Book of the Day: DIY Citizenship

Book: DIY Citizenship: Critical Making and Social Media. by Matt Ratto


“Today, DIY—do-it-yourself—describes more than self-taught carpentry. Social media enables DIY citizens to organize and protest in new ways (as in Egypt’s “Twitter revolution” of 2011) and to repurpose corporate content (or create new user-generated content) in order to offer political counternarratives. This book examines the usefulness and limits of DIY citizenship, exploring the diverse forms of political participation and “critical making” that have emerged in recent years. The authors and artists in this collection describe DIY citizens whose activities range from activist fan blogging and video production to knitting and the creation of community gardens.

Contributors examine DIY activism, describing new modes of civic engagement that include Harry Potter fan activism and the activities of the Yes Men. They consider DIY making in learning, culture, hacking, and the arts, including do-it-yourself media production and collaborative documentary making. They discuss DIY and design and how citizens can unlock the black box of technological infrastructures to engage and innovate open and participatory critical making. And they explore DIY and media, describing activists’ efforts to remake and reimagine media and the public sphere. As these chapters make clear, DIY is characterized by its emphasis on “doing” and making rather than passive consumption. DIY citizens assume active roles as interventionists, makers, hackers, modders, and tinkerers, in pursuit of new forms of engaged and participatory democracy.”



Thomas Swann:

“provides the results of the OccupyMedia! Survey carried out at the end of 2012 and beginning of 2013. Fuchs makes use of the results of the survey elsewhere (in Social Media: A Critical Introduction) but this is the first time they have been presented and analysed in full. Based on online questionnaires, the survey aims to answer research questions such as ‘What do activists perceive as the role of social media in Occupy?’ and ‘How often to activists use certain media and communications forms for trying to mobilize people for protests and occupations?’. (38-9) It deals directly, therefore, with the claims that have been made about movements like Occupy, but also the Arab Spring, the Indignados and others, that social media are central to how these uprisings and protests were organised.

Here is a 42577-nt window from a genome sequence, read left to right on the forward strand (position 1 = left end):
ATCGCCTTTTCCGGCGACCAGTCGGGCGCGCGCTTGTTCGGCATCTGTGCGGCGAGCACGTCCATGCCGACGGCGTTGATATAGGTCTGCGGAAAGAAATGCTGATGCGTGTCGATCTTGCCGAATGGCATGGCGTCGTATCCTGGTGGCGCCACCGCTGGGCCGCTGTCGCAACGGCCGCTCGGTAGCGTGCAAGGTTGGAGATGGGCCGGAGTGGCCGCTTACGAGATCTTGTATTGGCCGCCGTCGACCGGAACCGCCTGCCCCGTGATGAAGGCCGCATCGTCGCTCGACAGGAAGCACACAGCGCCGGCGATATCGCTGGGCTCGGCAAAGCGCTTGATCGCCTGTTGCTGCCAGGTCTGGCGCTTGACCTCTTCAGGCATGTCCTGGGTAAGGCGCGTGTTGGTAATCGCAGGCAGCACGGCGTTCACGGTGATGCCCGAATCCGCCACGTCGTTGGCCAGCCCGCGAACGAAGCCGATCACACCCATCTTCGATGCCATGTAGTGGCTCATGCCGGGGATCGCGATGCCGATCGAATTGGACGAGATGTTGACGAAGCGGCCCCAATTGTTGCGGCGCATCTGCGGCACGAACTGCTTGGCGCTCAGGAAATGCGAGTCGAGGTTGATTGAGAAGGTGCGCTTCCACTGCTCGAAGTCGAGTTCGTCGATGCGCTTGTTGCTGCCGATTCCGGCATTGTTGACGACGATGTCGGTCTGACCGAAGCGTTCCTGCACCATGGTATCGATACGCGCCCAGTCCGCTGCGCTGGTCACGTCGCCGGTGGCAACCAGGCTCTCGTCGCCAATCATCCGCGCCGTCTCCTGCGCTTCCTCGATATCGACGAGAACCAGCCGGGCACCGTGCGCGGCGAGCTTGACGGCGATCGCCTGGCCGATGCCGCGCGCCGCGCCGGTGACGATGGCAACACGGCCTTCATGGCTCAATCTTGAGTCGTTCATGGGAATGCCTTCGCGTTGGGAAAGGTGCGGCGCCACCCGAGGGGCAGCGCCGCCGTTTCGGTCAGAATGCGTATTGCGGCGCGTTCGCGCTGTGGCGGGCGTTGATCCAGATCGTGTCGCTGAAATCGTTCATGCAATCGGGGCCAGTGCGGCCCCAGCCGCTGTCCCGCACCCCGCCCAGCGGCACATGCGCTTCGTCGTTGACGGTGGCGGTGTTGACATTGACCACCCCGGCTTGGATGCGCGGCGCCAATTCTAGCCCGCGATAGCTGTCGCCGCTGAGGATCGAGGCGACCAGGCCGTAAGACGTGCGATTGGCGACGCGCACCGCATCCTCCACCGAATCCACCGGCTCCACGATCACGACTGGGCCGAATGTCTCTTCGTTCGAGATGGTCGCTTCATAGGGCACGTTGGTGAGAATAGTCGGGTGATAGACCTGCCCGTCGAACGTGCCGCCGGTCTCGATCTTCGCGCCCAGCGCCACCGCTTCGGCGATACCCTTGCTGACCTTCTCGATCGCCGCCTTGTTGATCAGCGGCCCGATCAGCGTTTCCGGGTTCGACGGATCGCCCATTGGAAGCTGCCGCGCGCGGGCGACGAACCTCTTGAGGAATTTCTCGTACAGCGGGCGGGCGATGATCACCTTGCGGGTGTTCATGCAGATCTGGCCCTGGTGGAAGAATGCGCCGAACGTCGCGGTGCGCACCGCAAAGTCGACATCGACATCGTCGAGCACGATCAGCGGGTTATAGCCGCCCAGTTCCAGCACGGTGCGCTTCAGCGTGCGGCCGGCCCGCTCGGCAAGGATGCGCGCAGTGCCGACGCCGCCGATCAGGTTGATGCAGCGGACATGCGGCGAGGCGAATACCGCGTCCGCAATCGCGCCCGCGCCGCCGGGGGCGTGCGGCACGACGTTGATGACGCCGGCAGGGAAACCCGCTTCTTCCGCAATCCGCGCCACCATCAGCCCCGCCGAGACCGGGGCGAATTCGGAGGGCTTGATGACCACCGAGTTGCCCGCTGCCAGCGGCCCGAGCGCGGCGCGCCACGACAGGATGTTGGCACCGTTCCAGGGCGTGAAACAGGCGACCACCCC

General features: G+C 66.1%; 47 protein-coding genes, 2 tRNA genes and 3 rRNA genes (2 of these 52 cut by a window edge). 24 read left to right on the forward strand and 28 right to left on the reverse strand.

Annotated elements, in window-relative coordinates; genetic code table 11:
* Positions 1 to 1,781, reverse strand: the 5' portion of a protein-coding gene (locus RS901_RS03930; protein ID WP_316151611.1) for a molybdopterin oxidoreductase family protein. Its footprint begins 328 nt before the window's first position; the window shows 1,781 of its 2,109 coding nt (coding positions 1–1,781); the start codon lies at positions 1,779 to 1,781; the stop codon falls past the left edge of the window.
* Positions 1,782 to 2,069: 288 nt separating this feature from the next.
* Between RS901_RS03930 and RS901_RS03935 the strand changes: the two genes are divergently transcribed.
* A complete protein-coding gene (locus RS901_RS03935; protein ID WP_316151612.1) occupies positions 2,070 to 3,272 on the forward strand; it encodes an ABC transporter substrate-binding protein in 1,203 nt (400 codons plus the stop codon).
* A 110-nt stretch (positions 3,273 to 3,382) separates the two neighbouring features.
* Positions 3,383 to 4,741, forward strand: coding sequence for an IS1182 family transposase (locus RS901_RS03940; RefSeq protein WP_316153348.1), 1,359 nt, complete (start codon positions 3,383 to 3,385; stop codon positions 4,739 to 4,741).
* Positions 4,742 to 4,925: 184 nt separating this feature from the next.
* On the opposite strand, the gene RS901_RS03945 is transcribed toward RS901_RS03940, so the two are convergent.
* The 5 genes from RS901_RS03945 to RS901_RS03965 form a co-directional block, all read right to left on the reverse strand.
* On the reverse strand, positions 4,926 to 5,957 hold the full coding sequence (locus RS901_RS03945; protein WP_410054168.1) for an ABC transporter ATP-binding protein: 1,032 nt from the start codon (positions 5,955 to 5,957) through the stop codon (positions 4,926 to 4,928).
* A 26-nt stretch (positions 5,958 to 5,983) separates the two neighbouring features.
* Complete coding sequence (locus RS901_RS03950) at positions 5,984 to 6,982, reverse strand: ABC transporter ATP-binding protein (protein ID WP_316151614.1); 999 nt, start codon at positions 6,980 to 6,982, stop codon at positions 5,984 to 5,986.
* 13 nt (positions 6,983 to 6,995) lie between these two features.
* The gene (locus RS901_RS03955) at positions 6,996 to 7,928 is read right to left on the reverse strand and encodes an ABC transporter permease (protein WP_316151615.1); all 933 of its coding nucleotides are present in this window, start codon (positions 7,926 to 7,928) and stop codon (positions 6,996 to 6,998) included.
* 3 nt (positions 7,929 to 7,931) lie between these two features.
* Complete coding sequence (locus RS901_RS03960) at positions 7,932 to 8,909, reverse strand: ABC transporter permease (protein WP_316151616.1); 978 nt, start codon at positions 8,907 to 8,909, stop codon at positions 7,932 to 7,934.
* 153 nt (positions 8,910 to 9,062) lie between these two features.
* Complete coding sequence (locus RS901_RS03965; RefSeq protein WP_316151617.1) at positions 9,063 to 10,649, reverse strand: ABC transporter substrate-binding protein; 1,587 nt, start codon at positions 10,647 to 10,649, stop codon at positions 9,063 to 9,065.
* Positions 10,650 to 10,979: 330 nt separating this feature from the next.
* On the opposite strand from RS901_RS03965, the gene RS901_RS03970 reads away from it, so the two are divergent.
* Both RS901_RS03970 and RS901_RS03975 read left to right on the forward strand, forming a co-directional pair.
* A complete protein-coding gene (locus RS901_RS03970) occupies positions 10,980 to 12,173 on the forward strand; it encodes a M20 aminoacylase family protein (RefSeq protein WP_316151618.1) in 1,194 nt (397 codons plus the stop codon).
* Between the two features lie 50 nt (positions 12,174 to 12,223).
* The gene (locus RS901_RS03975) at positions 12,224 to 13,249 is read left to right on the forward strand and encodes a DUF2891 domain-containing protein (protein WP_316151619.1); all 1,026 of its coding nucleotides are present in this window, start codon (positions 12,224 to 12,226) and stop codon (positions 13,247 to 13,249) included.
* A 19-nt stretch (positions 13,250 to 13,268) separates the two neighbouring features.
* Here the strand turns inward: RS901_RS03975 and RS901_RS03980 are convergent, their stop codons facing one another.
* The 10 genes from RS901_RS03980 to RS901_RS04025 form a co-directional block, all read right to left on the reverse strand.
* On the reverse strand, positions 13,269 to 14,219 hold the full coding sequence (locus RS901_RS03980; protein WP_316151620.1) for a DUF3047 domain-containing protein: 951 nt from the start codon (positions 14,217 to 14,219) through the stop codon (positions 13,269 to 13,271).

Crucially, and this is one of the many strengths of OccupyMedia! and what makes it essential reading for those interested in contemporary social movements, Fuchs argues that social media were less key than authors like Manuel Castells and Paul Mason make out. While they do play a role, Fuchs’ research is able to show, importantly going beyond anecdotal evidence, that traditional, face-to-face contact and physical space played a more central role in Occupy than did online communications and virtual platforms (this is reflected in other recent studies of Occupy including Mark Bray’s Translating Anarchy (2013) which doesn’t mention social media at all in its account of Occupy Wall Street and my own research on more established activist groups which similarly highlights a reliance on face-to-face, offline communication (Swann 2014a)). OccupyMedia!, however, goes beyond this conclusion to highlight the ways in which social media were used and how activists relate to them as protest tools.

At the outset, Fuchs states the aims of the OccupyMedia! project as to analyse ‘how corporate and alternative, non-commercial digital media enable and or/limit the movement’s communication and protest capacities.’ (4) Rather than discussing how the study sheds light on the use of corporate platforms like Facebook and Twitter, I want to here focus on what it shows in relation to alternative media, social media in particular, and how these are defined by activists and can be defined in relation to the goals of contemporary social movements. ” (

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